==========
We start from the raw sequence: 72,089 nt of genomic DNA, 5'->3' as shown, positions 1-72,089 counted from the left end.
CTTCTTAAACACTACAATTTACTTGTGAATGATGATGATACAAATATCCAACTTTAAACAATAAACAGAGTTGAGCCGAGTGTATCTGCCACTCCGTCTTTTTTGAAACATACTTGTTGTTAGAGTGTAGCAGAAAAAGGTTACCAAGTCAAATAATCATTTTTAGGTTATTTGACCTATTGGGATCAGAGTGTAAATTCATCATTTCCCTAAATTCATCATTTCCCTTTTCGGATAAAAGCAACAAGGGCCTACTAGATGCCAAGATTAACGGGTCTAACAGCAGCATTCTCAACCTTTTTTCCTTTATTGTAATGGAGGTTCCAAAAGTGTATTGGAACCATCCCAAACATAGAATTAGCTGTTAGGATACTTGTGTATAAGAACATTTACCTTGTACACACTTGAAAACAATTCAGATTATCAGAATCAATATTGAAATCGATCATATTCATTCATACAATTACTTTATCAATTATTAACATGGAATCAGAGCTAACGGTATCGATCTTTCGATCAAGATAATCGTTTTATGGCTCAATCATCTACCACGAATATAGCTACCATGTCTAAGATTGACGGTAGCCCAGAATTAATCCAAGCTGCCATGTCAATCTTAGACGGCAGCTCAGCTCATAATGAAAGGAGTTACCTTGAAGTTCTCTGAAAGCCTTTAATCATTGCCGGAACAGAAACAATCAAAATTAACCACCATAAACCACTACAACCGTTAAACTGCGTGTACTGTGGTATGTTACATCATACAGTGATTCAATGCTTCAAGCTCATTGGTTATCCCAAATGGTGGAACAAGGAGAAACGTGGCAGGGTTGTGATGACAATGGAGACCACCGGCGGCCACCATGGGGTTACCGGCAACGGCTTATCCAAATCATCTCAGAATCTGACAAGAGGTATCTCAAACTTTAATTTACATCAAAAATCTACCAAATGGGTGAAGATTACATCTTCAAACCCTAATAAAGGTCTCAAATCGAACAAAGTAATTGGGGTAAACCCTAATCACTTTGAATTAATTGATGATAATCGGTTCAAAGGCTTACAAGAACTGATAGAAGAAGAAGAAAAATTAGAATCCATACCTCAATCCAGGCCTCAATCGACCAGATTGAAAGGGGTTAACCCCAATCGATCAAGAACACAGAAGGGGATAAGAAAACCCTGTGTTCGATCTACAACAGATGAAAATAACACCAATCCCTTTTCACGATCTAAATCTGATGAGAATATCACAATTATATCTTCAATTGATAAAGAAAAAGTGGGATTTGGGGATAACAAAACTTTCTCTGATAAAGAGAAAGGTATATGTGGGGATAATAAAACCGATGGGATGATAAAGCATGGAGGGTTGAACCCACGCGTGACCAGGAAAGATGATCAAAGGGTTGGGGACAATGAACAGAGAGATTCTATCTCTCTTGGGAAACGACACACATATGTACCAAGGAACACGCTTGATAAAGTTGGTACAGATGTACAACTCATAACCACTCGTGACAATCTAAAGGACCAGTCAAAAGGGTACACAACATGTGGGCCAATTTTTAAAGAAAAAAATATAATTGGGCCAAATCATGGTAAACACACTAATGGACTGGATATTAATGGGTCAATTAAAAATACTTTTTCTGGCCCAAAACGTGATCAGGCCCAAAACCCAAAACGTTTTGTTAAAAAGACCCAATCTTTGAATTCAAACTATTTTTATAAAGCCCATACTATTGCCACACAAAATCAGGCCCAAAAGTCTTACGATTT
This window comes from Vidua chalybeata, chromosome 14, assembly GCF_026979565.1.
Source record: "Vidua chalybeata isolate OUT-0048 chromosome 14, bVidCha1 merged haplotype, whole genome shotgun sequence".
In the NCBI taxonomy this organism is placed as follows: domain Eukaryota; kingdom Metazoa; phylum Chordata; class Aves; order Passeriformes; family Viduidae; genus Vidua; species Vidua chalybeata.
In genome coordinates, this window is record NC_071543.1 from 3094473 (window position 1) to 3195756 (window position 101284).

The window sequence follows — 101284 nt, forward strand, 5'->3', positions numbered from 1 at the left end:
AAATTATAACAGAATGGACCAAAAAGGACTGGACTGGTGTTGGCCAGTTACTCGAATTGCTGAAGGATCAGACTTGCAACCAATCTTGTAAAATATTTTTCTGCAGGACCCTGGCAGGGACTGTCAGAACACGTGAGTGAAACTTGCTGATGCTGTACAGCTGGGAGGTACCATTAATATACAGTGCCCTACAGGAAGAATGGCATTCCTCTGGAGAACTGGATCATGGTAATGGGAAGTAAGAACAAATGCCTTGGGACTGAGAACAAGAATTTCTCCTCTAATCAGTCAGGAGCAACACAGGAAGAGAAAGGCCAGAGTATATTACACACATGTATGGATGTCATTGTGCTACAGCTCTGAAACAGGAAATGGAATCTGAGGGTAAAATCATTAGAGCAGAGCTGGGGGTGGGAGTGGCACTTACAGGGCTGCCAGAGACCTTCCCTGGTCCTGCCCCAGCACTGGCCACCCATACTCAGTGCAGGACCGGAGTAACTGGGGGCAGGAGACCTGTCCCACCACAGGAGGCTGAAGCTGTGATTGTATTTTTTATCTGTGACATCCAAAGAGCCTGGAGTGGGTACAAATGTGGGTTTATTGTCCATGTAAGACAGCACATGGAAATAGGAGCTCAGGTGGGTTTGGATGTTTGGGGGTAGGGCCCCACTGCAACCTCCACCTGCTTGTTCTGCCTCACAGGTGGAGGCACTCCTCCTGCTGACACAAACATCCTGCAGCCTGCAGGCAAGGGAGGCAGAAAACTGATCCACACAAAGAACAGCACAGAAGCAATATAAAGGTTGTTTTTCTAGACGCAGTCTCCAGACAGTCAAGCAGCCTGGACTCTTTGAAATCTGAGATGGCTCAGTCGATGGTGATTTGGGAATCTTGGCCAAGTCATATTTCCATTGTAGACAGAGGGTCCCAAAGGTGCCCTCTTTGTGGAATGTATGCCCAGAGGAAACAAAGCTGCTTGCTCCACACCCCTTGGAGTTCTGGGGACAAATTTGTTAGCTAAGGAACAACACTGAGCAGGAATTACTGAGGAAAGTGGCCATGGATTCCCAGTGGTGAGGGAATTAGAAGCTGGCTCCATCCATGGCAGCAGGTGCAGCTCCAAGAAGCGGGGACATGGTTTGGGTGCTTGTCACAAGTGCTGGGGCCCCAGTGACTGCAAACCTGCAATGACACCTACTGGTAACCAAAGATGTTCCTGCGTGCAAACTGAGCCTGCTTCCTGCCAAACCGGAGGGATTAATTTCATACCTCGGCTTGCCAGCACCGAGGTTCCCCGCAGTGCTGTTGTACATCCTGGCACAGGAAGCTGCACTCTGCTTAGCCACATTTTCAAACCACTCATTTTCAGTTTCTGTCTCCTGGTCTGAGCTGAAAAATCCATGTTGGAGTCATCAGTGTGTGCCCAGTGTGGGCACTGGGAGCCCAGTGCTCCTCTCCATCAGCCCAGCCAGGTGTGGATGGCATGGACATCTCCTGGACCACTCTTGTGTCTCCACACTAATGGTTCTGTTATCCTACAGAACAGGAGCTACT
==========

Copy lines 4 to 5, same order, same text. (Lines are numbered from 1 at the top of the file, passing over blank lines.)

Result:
Source record: "Vidua chalybeata isolate OUT-0048 chromosome 14, bVidCha1 merged haplotype, whole genome shotgun sequence".
In the NCBI taxonomy this organism is placed as follows: domain Eukaryota; kingdom Metazoa; phylum Chordata; class Aves; order Passeriformes; family Viduidae; genus Vidua; species Vidua chalybeata.